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GOING THE DISTANCE
"RIDING IS BORING"
PHOTO BY GENGHIS
"Riding is boring."
I had this thought yesterday, as I went through my progressions as I downshifted to neutral at a red light. It's not all that easy to tell if I'm in neutral with Mabel's (my 1971 Harley 74, who is really an 86 inch stroker Shovel) traditional 4 speed trans. The drill is usually this. As I slowing to a standstill and in 2nd, blip the throttle as I'm finding neutral, as it helps to find that palpable detent between 1st and 2nd. Sometimes I can feel that detent, sometimes I can't. It's sorta like feelin' for your old lady's G-spot. It can be ambiguous.
If I'm still unsure because I haven't felt that detent, then I'll hit the throttle again while I'm at a standstill as I slowly release the clutch. If it's not in neutral, then the Mabes will creep fowward on engagement. If it's in neutral, then it is what it is. This little ritual, representative of perhaps hundreds that we as bikers go through on every ride, is done on an absolutely second nature basis. It is as natural as rubbing our eyes when waking up, or starting up the water for coffee after that. In short, it is routine, and therefore---boring. These riding techniques are executed with our brains on automatic pilot. We're cruisin' while on cruise control, baby!
You do the math. I've been riding for 41 years. That's a lot of little riding technique rituals accumulated, perhaps rivaling the insane Obamanomics deficits in the trillions. That's trillions of motorcycling maneuvers, big and small---that are controlled by my autonomic system, reinforced by decades of muscle memory building. All of these have been accomplished with little to no thought while bringing my Harley up to speed, down to no speed, and everything in between. It is analolgous to a trained dog reacting to extraneous commands of sit, heel and stay. I'm sure that I could ride Mabel in my sleep.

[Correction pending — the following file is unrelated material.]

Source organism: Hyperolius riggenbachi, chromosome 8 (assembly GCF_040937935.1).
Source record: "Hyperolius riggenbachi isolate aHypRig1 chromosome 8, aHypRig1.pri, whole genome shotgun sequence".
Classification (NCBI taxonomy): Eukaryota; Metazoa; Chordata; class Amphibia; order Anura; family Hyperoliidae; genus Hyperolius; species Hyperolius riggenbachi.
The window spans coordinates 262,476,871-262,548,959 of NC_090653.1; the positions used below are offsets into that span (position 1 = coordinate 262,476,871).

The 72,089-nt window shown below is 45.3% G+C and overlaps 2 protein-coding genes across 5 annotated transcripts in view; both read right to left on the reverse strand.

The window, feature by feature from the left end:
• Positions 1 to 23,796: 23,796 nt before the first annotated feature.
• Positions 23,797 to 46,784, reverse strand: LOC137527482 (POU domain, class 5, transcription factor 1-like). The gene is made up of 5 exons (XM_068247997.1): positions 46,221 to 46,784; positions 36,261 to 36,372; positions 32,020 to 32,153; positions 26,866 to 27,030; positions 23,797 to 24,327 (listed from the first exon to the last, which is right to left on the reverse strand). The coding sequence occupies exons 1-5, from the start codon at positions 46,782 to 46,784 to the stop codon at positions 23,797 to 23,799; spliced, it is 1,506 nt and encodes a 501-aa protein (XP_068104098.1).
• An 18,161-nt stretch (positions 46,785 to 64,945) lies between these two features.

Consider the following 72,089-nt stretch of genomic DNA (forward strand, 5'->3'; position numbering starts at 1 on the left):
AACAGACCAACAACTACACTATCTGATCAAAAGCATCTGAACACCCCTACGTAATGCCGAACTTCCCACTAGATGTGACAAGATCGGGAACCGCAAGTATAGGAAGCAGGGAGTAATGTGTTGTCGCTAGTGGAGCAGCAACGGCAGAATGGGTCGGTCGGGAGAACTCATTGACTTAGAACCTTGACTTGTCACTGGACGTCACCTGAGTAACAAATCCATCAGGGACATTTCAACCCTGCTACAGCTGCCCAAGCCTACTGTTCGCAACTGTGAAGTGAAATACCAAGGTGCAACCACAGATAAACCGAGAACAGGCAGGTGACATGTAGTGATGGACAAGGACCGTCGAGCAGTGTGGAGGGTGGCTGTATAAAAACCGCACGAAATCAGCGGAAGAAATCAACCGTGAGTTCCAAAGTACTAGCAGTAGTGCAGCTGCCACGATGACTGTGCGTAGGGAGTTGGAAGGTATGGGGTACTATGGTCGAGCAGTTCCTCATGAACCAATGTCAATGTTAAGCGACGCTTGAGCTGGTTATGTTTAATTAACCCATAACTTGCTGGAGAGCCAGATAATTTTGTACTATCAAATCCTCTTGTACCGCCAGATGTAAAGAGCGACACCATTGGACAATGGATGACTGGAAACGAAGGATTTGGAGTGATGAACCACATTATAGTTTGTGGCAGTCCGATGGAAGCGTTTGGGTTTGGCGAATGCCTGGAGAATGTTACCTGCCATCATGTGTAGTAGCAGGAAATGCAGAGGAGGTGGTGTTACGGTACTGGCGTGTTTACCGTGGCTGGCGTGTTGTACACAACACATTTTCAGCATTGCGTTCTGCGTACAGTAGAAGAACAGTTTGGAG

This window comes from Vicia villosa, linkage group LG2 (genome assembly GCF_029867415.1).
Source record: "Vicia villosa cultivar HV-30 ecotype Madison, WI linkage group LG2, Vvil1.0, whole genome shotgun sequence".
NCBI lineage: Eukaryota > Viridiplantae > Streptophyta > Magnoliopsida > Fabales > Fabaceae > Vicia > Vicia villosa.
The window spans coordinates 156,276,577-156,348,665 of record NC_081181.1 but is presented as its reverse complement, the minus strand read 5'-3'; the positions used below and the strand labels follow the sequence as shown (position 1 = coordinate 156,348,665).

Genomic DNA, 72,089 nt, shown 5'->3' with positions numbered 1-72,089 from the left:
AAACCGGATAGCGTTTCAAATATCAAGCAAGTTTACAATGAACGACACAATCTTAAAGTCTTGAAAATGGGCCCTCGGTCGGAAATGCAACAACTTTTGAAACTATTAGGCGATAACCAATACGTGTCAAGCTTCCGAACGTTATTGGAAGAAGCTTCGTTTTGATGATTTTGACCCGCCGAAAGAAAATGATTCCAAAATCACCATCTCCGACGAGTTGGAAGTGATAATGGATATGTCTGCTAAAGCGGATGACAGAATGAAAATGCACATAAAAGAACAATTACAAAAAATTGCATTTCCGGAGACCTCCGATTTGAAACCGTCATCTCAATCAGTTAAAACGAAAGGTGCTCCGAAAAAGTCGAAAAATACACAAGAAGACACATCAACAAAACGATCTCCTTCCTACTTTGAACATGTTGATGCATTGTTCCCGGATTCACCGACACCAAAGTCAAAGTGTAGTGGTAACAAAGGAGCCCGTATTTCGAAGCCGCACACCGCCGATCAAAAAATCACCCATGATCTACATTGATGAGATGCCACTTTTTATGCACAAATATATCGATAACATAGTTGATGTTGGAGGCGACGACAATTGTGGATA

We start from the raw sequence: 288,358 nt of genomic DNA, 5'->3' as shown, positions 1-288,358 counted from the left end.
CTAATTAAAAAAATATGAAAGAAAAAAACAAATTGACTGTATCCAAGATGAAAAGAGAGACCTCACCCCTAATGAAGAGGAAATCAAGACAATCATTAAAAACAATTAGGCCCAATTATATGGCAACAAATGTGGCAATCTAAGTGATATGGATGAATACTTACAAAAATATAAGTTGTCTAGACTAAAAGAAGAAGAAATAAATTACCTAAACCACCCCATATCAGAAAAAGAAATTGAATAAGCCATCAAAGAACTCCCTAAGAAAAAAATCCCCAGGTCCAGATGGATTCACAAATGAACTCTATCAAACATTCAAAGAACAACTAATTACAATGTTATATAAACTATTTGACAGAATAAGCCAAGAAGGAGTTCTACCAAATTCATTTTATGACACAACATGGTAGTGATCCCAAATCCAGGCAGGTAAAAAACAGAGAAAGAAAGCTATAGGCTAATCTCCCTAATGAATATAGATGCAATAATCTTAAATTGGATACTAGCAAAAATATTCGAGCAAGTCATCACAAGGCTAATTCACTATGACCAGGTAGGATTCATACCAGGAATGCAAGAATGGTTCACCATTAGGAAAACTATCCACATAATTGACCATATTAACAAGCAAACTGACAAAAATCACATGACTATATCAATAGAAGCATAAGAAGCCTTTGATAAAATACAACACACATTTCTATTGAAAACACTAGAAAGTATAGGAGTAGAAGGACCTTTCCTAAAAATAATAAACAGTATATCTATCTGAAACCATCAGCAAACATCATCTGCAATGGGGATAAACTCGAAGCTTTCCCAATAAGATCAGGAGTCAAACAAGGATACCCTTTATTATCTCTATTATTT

After all these years, riding requires no thinking. But, isn't this as it should be? It would be a drag and an indictment of one's riding skills, if it took a boatload of thinking to get through a ride after four decades of supposedly knowing the drill. Do you remember the phrase "Greed is good..." from the movie, "Wall Street"? In this case, boredom is good. Yeah, you heard it right. Being bored while riding is good. Why? because it means that you're thoroughly familiar with your machine and her idiosyncrasies. You are so in tune with her, that you have mastered her to a T. This, is good.
Being blase' with the workings of your motorcycle while riding, also indicates a commensurate level of emotion, which is little to none. It means that there is no fear of riding. Yesterday morning, I rode down the elevator of my building with Rebecca, one of my longtime neighbors. Rebecca said, "Scott, be careful out there. It's not so much you as all those crazy drivers out there...." I said, "I know." How many times have you received exactly this advice from well-meaning, non-riding friends and neighbors? It is their natural instinct to show protectiveness toward you, which is a good thing. The fact that we can nonchalantly climb into our Harleys' saddles, demonstrates how confidently and fearlessly we ride. It's all second nature, man. That's a good thing. What I sense from a friend or neighbor who warns me about the dangers of riding, are a deep seated intrinsic fear within the person doing the warning. To the non-riding public, motorcycle riding seems an insane and suicidal act. It would be hard for these folks to imagine climbing on board a rip-snortin' 600 pound Harley, and blasting down the highway at 70 per. It might as well be riding in a flying saucer in outer space, for people who don't ride.
This is what sets us bikers apart from the straights of the world. We do what we have to do, and by "have to" I mean that we are born to it, and cannot do without it---and that is ride our bikes, man. Long roads, short roads, it doesn't matter. Just ride, no matter how boring it is. Later